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Патент USA US3020238

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United States Patent
3,020,228
Patented Feb: 6.’ .1952
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3,020,228
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consisting of aluminarand thevoxides of molybdenum and
,
iron, the oxides being supported on the alumina, The
UPGRADING LUBRICATING OILS BY HYDRO
GENATION WITH A ‘THREE COMPONENT
catalyst may also contain the oxide of cobalt.
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The pressure may vary between 5 ats. and 70 ats., but
Jacques Demeester, Paris, France, assignor to The British 5 in practise one will use a pressure correspondingto the
Petroleum Company Limited, London, England, a ' pressure of the hydrogen-rich gases from catalytic reform
joint-stock corporation of Great Britain
ing processes which may be at. 20-30 ats, The hydrogen
' N0 Drawing. Filed Apr. 27, 1959, Ser. No. 808,862
CATALYST
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feed rate is also variable but low, beingtrom 5 to 150
Claims priority, application France May 2, 1958
vols. per vol. of oil under normal conditions. A preferred
22 ‘Claims. (Cl. 208-—264)
10 value is 23 vols. per vol. of oil. The feed rate can vary
This invention relates to the treatment of lubricating
from 0.5 to 6 vols. of oil per vol. of catalyst per hour,
oils.
‘
the higher values being suitable for solvent-re?ned oils. _ _
Catalytic reforming processes have made available
The process according to the invention gives oils. vof
to petroleum re?neries considerable quantities of gases
satisfactory colour, but also produces oils of a stability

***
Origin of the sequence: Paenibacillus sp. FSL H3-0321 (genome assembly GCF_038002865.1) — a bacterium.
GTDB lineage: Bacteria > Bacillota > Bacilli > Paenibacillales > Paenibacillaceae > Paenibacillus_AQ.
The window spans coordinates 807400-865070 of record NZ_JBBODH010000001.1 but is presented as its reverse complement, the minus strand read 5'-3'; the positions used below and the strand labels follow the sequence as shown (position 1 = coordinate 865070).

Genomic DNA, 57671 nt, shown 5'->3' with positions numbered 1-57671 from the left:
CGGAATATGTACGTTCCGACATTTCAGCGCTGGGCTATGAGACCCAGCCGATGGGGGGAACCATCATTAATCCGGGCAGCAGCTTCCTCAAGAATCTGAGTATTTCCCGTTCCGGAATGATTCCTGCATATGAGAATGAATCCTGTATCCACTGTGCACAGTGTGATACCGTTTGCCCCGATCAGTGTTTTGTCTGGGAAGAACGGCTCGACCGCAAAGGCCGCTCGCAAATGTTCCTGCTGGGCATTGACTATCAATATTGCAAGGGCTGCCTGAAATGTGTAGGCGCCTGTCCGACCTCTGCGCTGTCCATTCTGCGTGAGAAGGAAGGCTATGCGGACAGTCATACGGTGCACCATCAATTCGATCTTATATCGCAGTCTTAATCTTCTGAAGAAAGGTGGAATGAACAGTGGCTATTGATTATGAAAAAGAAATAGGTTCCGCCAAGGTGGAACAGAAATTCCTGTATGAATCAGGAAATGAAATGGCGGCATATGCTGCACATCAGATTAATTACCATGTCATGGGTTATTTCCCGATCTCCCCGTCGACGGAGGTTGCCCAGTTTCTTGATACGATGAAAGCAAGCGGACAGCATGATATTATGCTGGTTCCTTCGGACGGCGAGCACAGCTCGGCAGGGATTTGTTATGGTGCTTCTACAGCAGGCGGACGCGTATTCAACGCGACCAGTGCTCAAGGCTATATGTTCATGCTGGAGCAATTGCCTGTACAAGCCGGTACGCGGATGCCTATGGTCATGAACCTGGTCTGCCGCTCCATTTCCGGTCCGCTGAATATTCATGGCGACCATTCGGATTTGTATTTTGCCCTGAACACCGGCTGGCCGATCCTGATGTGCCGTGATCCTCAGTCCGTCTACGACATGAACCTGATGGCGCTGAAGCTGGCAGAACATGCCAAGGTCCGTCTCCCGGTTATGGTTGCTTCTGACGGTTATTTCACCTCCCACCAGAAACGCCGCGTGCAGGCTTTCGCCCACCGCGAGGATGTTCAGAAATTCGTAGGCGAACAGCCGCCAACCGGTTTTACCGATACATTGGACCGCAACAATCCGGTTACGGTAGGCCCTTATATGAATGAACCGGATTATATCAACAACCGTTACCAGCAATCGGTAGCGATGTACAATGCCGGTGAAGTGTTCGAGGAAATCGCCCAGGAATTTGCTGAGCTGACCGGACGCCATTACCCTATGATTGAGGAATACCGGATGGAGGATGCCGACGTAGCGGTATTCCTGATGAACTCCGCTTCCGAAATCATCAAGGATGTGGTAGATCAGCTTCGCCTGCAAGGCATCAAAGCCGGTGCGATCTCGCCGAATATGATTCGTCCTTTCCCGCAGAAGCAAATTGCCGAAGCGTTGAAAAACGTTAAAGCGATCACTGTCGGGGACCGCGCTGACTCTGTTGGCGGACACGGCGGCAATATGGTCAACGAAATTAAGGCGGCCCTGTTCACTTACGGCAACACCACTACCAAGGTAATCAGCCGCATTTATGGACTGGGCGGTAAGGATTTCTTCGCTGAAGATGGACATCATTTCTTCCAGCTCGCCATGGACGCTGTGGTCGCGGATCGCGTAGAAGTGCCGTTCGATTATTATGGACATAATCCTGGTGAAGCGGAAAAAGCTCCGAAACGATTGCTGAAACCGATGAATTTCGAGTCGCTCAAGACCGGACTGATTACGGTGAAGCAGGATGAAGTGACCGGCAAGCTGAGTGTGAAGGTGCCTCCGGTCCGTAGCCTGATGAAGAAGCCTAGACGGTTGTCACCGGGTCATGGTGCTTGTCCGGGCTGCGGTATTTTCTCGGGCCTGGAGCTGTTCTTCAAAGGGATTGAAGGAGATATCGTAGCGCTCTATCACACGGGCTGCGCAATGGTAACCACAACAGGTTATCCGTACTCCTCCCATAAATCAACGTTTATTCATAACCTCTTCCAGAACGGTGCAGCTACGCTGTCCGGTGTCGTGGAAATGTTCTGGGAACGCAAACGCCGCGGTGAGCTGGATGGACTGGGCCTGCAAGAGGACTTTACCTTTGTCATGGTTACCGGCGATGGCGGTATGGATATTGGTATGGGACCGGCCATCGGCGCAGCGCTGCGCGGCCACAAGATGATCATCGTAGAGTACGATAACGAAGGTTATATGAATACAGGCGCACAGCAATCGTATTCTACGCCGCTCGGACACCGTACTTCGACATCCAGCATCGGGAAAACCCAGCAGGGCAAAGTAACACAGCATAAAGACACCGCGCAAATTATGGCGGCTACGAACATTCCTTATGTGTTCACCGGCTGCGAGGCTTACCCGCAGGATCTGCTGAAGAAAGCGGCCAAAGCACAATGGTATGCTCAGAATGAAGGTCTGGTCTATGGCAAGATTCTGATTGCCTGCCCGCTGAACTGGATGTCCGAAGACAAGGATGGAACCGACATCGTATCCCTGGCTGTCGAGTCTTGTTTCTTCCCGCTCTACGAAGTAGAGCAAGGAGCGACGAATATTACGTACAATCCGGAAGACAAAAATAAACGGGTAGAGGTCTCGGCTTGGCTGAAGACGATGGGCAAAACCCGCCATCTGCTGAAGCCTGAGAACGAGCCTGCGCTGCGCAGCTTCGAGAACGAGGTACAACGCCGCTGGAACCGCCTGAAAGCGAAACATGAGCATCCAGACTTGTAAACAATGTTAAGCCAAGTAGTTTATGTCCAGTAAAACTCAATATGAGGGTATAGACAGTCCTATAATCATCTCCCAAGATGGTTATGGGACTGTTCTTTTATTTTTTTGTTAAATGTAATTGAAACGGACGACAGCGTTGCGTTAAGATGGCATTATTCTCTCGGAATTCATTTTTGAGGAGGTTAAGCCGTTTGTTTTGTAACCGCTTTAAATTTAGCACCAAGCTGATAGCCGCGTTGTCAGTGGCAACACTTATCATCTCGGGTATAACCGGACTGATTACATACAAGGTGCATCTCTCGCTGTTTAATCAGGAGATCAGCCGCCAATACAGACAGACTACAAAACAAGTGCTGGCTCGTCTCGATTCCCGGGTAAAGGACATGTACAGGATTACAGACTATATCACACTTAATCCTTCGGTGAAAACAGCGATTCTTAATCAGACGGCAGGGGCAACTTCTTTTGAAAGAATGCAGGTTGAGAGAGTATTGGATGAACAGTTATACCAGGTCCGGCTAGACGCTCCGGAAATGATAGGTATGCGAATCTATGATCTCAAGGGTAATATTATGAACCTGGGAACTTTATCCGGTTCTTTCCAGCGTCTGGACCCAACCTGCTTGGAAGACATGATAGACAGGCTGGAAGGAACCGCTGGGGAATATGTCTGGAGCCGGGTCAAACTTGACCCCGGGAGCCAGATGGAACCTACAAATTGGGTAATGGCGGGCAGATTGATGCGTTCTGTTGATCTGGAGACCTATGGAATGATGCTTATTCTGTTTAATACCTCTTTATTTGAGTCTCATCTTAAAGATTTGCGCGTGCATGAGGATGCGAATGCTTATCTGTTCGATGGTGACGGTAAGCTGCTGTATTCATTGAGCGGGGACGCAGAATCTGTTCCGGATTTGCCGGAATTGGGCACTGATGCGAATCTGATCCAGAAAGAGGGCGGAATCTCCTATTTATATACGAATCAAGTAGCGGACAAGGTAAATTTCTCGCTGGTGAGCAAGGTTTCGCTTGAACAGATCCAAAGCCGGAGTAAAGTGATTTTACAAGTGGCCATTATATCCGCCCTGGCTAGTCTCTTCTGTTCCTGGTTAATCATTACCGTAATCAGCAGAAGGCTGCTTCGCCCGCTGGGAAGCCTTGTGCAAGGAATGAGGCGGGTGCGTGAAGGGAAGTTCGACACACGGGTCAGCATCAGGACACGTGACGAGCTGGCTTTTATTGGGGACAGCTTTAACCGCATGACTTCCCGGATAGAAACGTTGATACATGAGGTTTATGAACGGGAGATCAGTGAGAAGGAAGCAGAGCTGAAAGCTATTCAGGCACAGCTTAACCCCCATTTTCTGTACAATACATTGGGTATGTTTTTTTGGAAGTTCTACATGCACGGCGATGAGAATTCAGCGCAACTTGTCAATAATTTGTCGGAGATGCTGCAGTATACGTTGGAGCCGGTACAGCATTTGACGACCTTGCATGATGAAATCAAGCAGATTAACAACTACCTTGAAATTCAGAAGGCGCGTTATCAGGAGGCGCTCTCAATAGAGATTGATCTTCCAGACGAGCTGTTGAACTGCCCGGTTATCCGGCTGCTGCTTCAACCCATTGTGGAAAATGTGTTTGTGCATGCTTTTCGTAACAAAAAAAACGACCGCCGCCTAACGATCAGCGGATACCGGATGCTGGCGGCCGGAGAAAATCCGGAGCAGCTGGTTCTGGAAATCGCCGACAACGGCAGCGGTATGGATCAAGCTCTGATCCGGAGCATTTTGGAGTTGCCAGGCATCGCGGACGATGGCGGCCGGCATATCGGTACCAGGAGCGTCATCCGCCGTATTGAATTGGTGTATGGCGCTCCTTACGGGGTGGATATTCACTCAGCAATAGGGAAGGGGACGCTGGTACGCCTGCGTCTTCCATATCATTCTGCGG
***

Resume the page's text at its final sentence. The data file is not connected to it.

rich in hydrogen, thus rendering economically attractive
methods of re?ning by means of hydrogen, in particular
very much superior to that obtained with the traditional
catalyst, consisting of the oxides of molybdenum and
the re?ning hydrogenation of lubricating oil fractions,
hereinafter referred to as hydro?nishing.
cobalt,
_ The catalyst
under the
consisting
same operating
of alumina
conditions.
and the oxides
_ of
.
Applicant has studied the hydro?nishing of lubricating
molybdenum and iron has the following preferred com:'
oils as a ?nal treatment for these oils in place of the 20 position, in terms of the content of the oxides and the
conventional treatment with clay. The object of this ?nal
treatment is to give the oil in the ?rst place a satisfactory
colour and appearance and in the second place a suitable
heat and storage stability. As in the case of clay treat
ment, there should be no important change in the molec 25
ular structure of the oil, in particular there should be
no appreciable drop in viscosity.
Numerous catalytic hydrogenation processes for lu
bricating oils are known; certain use conditions suffi
alumina individually as a percentage of the catalyst
weight:
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1
. Percent
IVIOCI';v
R2203
,
... _. _
._
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1.2
the oxides being‘supported on the alumina, preferably
gamma alumina, which forms the balance of, the catalyst;